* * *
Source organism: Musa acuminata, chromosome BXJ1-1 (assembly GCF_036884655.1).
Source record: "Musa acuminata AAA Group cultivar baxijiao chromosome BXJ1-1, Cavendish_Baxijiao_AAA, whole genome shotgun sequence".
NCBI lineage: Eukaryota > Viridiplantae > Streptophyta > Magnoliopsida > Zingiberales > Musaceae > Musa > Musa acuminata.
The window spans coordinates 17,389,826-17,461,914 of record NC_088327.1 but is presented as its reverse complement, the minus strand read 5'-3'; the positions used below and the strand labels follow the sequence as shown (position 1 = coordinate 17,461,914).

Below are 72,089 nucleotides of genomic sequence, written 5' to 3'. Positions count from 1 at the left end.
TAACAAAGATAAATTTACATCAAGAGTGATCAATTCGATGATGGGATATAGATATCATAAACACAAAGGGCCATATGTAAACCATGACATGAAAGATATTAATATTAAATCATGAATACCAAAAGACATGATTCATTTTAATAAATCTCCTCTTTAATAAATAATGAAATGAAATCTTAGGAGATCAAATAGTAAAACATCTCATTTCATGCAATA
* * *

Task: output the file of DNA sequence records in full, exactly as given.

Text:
Source organism: Musa acuminata, chromosome BXJ1-1 (assembly GCF_036884655.1).
Source record: "Musa acuminata AAA Group cultivar baxijiao chromosome BXJ1-1, Cavendish_Baxijiao_AAA, whole genome shotgun sequence".
NCBI lineage: Eukaryota > Viridiplantae > Streptophyta > Magnoliopsida > Zingiberales > Musaceae > Musa > Musa acuminata.
The window spans coordinates 17,389,826-17,461,914 of record NC_088327.1 but is presented as its reverse complement, the minus strand read 5'-3'; the positions used below and the strand labels follow the sequence as shown (position 1 = coordinate 17,461,914).

Below are 72,089 nucleotides of genomic sequence, written 5' to 3'. Positions count from 1 at the left end.
TAACAAAGATAAATTTACATCAAGAGTGATCAATTCGATGATGGGATATAGATATCATAAACACAAAGGGCCATATGTAAACCATGACATGAAAGATATTAATATTAAATCATGAATACCAAAAGACATGATTCATTTTAATAAATCTCCTCTTTAATAAATAATGAAATGAAATCTTAGGAGATCAAATAGTAAAACATCTCATTTCATGCAATA